Linsanity has, I think, reached critical mass. No matter how Jeremy Lin's career unfolds from here on out, the heady rush of watching improbable (and possibly fleeting) greatness unfurl before our eyes this past week is not going to remain at this frenzied pitch. Lin might prove to be a very good NBA point guard if he's capable of fixing some of the holes in his game. Or just a solid, competent starter. He might wind up in the lower echelon of an eight-man rotation once defenses figure him out a little, or even (and heaven forbid, because he's been an absolute joy to watch) back in the D-League if he can't adapt to those defenses. Whatever the ultimate outcome for Jeremy Lin, America will never be more wholeheartedly invested and more gleefully rooting for the Harvard alumnus than it is right now.
There has been so much worthwhile Lin-oriented output by so many writers that there is almost no angle left un-bisected. Zach Lowe warned us to temper our expectations. Emma Carmichael waxed smart and lyrical about witnessing Lin's play. Scott Carefoot compared his cultural impact to Tiger Woods and the Williams sisters. Danny Chau discussed the Lin phenomenon through the prism of Asian-American NBA fandom. So, to an extent, did Jay Caspian Kang. On and on and on. And of course many, many people have made the Tim Tebow comparison, which makes sense in terms of Lin's Sports Center-dominating scale of hype and not much else. Some of the tripe being trotted out in the great Tebow/Lin analogypocalypse:
Wow they're both Christian!!! (They have something in common with like a gazillion other people.)
They're both underdogs!!! (Tim Tebow was the QB for a college football powerhouse. He won a Heisman, two SEC Championships, two BCS National Titles, and was a first round NFL draft pick. Jeremy Lin played hoops for an Ivy League school, went undrafted, and pinballed around 2 NBA organizations and various D-League teams before a slew of injuries and other issues forced him into a prominent role for the Knicks. Also, Jeremy Lin can complete a pass.)
They're both feel-good stories!!! (To paraphrase a current guilty-pleasure TV show: "If you want a happy ending, it depends on where you stop the story." Time will tell if these stories are legitimately feel-good or merely flash-in-the-pan ratings boosters with unpleasant comedowns.)
They're America's darlings!!! (An awful lot of people, and I don't agree with this viewpoint but it is fairly prevalent, really want Tim Tebow to fail/go away/fall, figuratively or literally, from grace. Everyone except maybe Kobe seems genuinely excited and happy for Lin, and fervently hopes he can build on, if not maintain the pace of, his initial success.)
The point is, Jeremy Lin is getting all the burn he can handle and then some, both on and off the court. But I'm going to add to it because there's one thing I haven't seen discussed yet that I find a little intriguing: other than a marketing windfall and the salvation of Kicks fans' collective hopes, what does Jeremy Lin represent for basketball in the context of a compressed and lockout-shortened 2012 NBA season? Because, of all the comparisons that have been made, the guy Jeremy Lin reminds me most closely of is Ivan Johnson, and together they represent the first two salvos of a trend that we may see a good deal more of before this season is over.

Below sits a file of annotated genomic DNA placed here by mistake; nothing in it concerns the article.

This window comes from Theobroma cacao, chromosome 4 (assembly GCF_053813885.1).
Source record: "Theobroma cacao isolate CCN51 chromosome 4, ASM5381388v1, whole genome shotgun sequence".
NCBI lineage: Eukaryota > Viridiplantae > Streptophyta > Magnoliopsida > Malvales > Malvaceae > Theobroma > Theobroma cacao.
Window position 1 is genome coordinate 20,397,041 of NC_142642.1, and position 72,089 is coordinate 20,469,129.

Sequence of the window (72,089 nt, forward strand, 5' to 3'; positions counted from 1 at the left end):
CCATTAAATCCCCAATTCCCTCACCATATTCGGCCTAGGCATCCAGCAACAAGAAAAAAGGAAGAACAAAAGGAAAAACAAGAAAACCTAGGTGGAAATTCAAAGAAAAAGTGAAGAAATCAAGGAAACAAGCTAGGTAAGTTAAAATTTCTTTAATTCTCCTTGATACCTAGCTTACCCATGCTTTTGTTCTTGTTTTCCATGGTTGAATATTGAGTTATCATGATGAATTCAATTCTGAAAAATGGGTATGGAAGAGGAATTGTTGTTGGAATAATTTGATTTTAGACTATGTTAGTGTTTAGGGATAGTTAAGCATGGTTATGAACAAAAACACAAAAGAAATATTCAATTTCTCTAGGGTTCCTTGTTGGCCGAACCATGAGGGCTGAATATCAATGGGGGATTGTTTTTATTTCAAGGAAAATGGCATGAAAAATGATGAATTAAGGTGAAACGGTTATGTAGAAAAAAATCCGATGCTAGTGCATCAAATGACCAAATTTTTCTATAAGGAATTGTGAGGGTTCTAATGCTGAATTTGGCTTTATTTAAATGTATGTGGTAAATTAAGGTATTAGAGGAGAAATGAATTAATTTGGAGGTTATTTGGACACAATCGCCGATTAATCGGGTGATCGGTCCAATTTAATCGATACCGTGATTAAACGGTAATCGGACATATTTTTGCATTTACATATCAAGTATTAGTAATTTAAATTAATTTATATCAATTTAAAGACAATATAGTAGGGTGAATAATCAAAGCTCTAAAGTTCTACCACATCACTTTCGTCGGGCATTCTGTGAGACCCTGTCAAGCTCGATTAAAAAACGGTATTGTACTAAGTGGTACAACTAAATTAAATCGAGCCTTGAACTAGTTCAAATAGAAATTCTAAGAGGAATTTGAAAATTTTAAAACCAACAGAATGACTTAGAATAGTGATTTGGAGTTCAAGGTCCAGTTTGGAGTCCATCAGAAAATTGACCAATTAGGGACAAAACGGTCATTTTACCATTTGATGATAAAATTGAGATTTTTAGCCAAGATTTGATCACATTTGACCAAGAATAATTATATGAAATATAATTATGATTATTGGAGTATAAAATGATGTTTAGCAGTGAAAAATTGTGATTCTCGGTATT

Like Lin, Ivan Johnson is an undrafted player who spent time careening around various lesser iterations of professional basketball before ultimately catching on with an actual NBA team this season. (Granted, Johnson's path has been a little more ... exotic. See: Banned for life from Korean Basketball League.) And like Lin, Johnson was initially supposed to be the ultimate contingency; a backup to a backup, signed just in case the worst should happen to a few someone elses. He put in a few scattershot appearances, but only started getting significant minutes when injuries compelled the team to play him in the absence of any other options. And he made the most of those opportunities, endearing himself almost instantly to the home crowd because he played with an obvious hustle and love of the game. Unlike Lin, Johnson has not had any breakout "holy %$^#!!!" performances, and he probably will never start a game in the NBA, but they're both "names" in the league now. Characters. We are emotionally invested in their career arcs. Six weeks ago we had no idea who they were.
And they might not be the last to end up in that incredible position this year.
As we expected, the unique nature of this season is causing a lot of injuries. Is Ivan Johnson as much of a story if the Hawks have a healthy Al Horford and Jason Collins? Not likely. Does Jeremy Lin put up the gaudy numbers that have fueled Linsanity with STAT and 'Melo on the floor and getting their touches? Of course not. They are products of circumstance that have captivated fans in a way they never could have in a normal season. The opportunities simply would not have been there in the first place. We were worried about injuries causing a degradation of the quality of play; we never stopped to consider how many people with resumes similar to those of Lin and Johnson might suddenly have the opportunity to become relevant in the NBA, and how enjoyable and entertaining the infusion of those new personalities and stories might be.
I don't know where or even if the next breakout, singed-in-desperation former D-Leaguer is going to make an indelible mark on the 2012 season. But because the players are being forced to soldier through a truly insane schedule, the odds are good that we'll see a few more. And that's a good thing, because the more players like Ivan Johnson and Jeremy Lin we can usher into the league, the more fun we'll all have. And as Johnson and Lin continue to remind us, having fun is kind of the point.